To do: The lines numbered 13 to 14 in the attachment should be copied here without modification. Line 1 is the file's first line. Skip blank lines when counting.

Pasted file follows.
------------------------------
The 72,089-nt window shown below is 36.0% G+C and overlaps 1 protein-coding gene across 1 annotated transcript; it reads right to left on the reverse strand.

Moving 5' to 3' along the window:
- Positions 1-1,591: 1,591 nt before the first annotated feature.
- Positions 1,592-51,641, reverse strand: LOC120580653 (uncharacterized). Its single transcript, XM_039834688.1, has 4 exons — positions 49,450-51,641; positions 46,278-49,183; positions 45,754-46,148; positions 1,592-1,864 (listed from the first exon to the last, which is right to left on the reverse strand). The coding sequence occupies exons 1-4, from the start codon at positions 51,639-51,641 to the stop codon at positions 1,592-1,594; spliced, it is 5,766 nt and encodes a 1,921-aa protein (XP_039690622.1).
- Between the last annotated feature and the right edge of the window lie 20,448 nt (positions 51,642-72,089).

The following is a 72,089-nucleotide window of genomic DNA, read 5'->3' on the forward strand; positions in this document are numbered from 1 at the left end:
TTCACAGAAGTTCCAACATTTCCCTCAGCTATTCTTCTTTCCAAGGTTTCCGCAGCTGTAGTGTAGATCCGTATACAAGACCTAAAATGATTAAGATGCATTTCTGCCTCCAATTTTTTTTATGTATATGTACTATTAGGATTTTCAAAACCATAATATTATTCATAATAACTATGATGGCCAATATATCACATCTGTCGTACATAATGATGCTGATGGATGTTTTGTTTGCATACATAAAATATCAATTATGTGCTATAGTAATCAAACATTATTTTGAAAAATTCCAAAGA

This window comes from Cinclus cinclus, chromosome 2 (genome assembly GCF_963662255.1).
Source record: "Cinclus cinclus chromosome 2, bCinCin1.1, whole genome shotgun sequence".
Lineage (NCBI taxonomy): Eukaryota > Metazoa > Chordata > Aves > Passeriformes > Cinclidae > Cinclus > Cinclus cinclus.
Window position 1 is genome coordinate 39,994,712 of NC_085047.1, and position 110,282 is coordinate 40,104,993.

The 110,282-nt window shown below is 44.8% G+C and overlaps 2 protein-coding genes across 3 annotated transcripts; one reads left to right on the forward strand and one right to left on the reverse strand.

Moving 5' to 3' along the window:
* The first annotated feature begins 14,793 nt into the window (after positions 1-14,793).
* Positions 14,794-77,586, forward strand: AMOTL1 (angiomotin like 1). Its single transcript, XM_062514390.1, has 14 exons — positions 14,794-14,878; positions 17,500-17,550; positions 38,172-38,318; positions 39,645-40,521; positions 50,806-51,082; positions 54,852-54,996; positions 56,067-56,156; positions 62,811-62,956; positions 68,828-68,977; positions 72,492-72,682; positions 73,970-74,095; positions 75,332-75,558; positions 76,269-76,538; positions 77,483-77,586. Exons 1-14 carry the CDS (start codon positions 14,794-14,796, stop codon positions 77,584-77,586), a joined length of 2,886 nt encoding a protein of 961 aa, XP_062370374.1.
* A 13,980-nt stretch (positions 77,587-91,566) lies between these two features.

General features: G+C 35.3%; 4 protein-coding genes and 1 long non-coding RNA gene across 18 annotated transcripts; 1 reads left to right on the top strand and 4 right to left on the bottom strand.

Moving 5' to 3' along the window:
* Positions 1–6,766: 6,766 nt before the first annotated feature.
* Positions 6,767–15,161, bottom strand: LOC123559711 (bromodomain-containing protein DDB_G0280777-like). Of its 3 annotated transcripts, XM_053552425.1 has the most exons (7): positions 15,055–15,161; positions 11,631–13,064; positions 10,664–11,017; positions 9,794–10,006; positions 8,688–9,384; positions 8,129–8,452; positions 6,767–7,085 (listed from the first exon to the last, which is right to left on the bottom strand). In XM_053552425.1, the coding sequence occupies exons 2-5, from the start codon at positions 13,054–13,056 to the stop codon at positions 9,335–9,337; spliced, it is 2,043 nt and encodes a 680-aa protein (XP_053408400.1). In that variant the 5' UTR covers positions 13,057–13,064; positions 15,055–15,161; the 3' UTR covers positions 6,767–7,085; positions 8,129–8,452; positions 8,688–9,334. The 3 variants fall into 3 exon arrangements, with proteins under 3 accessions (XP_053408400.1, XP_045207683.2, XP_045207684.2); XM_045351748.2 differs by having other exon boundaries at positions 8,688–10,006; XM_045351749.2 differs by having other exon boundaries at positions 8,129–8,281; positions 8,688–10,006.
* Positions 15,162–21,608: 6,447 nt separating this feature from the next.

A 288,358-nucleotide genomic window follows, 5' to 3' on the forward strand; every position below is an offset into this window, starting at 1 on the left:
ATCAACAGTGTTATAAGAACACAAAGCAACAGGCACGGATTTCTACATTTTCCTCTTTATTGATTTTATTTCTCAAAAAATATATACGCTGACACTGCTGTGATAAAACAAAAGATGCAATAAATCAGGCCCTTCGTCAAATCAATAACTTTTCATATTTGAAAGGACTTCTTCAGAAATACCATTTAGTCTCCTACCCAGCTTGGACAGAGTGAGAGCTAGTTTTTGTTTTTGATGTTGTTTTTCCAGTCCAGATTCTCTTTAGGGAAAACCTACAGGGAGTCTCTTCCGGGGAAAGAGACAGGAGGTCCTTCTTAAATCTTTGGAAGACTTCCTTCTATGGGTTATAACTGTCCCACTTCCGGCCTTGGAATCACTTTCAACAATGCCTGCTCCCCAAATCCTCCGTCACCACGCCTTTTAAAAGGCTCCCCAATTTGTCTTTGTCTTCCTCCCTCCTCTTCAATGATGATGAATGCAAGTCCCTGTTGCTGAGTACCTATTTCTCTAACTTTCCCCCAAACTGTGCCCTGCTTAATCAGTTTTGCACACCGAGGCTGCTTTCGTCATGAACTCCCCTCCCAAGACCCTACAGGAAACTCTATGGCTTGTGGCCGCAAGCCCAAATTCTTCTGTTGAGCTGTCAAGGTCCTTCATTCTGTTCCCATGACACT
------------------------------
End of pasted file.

Moving 5' to 3' along the window:
* The first annotated feature begins 14,793 nt into the window (after positions 1-14,793).